Since coming to Bangalore I haven’t seen it rain. I never had a desire for rain until I saw how the long dry air erodes the children’s skin into a chalky ash. Just by looking at their skin one can tell if they live in the semi-open air or a fully partitioned dwelling. I want it to rain so that the dusty will stick to the earth and leave my hair and street food alone. I wish I could be here for the Monsoon. I want to see the children’s skin nourished by the skyfall. I firmly want to stay in India longer.
On Wednesday I went out at night in Bangalore with my Hindustani friends. We went to a bar in a fancy hotel. Hotels Bars are the staple hang-outs for Bangalore’s upper-middle class societies. Hotels are much more than places to sleep in India. They are all inclusive escapes from the crazy. The bar was very nice, but the crowd was older. Single IT professional seem to be the only people with expendable income and thirst. The prices of the drinks were not cheap, but they were not insane like blasted Singapore’s 16$ a draft beer. We had a lot of fun, dancing in our own circle. I must say that Indians, even single men eyeing the place for single women, dance. Its really great to be a in a culture appreciates dancing as an important social medium. I totally love India for that. All different cultures expressive they differently, although all are great, the cultures that dance are the most fun for me. Now that I am exploring where to land after being tossed out of India, my feet want to land on Brazilian or Philippine dance floor.
I am starting to like the less developed places. The sterility of development hasn’t inferred with their spirits. The people are hungry and excited for everything. You’ll never meet a more ambitious person than a person with nothing to loose.
Bars in Bangalore close at eleven thirty. In many cities around the world that is the time that the clubs open. Bangalowlows will set out to go to a venue at 7pm. People are out in the city in their clubbing attire around sunset. The mix of people going home from work, clubbers headed to events, and the aimless poor all meandering around the city at same time is interesting. Indian girls dress similar to 21-year-old Americans. Clubs are a bit more exclusive so the patrons arrive by car and the girls if having drank prefer to go home with a trusted friend and not a taxi driver. The freedom to take a taxi at anytime was a luxury I never appreciated being a man and having lived in relatively safe Boston and Japan. Even taking a taxi for a single man late at night comes with a risk.
After the evening’s event we navigated the maze of dark roads to get home. I totally understand why no one wants to go home alone. We were flagged down by a police officer who wanted to extort a bribe. Since the police are corrupt the driver just sped away from them well they yelled after us. I didn’t feel any guilt for avoiding the police. After seeing how little they care about anything other than fattening their own pockets I don’t respect what they represent.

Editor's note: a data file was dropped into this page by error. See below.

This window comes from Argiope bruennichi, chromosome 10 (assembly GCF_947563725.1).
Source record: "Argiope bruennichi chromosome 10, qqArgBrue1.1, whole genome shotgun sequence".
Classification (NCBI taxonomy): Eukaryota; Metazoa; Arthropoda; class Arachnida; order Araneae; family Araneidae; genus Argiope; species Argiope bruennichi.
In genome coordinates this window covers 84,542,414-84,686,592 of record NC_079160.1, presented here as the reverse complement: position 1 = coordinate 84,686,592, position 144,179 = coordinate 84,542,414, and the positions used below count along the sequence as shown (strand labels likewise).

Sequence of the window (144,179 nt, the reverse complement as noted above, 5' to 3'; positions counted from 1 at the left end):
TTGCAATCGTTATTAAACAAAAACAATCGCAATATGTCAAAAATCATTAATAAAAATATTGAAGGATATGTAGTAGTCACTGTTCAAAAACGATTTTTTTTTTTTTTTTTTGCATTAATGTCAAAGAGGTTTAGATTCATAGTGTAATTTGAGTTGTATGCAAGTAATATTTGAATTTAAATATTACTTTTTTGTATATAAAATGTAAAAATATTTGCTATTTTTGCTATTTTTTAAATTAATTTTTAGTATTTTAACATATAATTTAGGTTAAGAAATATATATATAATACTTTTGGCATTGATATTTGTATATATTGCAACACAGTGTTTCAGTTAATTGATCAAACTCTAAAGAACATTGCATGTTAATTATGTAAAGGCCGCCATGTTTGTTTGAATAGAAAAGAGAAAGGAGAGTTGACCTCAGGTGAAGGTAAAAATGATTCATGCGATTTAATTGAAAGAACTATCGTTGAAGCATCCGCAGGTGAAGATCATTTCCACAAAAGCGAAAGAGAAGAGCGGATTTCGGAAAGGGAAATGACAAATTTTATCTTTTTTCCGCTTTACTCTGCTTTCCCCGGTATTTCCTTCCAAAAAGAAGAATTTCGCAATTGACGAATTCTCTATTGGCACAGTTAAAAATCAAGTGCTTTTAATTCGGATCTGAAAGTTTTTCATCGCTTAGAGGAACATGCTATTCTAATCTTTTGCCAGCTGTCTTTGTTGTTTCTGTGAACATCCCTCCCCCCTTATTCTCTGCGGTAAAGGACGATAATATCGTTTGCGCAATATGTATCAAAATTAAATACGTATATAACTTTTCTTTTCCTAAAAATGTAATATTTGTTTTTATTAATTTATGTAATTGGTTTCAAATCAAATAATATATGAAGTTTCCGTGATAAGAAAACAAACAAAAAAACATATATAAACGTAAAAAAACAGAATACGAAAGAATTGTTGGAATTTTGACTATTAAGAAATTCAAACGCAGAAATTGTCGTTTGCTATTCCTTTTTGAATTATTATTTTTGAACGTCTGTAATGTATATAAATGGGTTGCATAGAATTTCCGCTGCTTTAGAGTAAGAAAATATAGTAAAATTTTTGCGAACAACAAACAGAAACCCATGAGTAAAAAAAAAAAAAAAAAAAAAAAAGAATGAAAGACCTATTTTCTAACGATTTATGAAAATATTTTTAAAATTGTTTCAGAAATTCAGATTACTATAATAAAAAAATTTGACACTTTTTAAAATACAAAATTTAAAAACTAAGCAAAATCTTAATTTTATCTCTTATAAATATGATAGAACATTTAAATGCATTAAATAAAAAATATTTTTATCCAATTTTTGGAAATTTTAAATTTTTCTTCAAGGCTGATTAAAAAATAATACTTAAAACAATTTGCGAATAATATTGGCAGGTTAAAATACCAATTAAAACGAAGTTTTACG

I am certain that there are fantastic honest police officers in every Indian city; I just don’t think that those honest individuals are stationed to do the late night traffic hustle. My company had upset stomachs so we stopped the car a few times on the side of the road to keep it clean. It was exciting and I got to use my drill sergeant “inspiration” techniques pains takingly mastered from years of beach body glamour workout videos. I arrived home and made a raucous. As my friends drove away I realized that I had left my phone and jacket in the car.
The next morning I went to school and had a low productivity day. The school has taken my remedial English room and made many of my classes impossible to conduct. I took an Auto from school into the city to retrieve my phone. Since I didn’t have a phone I just knocked on Shenelle’s door and found myself drinking tea and eating banana chips with her parents. Then her father led my auto driver and I to another house to retrieve my jacket. Shenelle’s father on his motor bike and myself and the auto driver trailing in the rear we made a little circus parade.
I got my jacket, the embodiment of Rikyou’s royalty, and phone and took the auto driver home. I decided today that after India I will volunteer at a school in Kathmandu. I have a friend in Kathmandu and I will live in their house while spending a week in Nepal working at a school similar to Parikrma. Nepal is a destitute country, but certainly the people are warm. I realized that the warmth of the people has a far greater impact than the infrastructure, rule of law, or social norms.
When it comes to those factors India is a crazy mess, but the matters of the heart are firmly developed. Indian had the first civilianization known to mankind; they certainly had centuries to create a warm society. In Papua, one of the last wild places on Earth, if you are invited into someone’s home you are immediately cared for and protected, but outside of the home the streets are extremely dangerous with drunks wielding machetes in search of booze. India isn’t as wild as Papua, but Papua illustrates what happens in India. The larger society is fierce, pushy, and uncontrollable, but the family makes up for what society lacks. The family gives order, accountability, and support. The family is super important because it is something that you can rely on in a crazy world.
Western cultures rely on the government, the police, and society at large to order, support, and protection. In turn the importance of the family unit with regard to survival is diminished. I appreciate the way that Indian families, although relatively nosy and demanding when compared the to independence minded Americans, cares for someone. I total love the La’Porte family and today I told the parents that I feel adopted and that I appreciate it. India is the warmest country I have ever visited.
Tomorrow I Goa via bus !!!!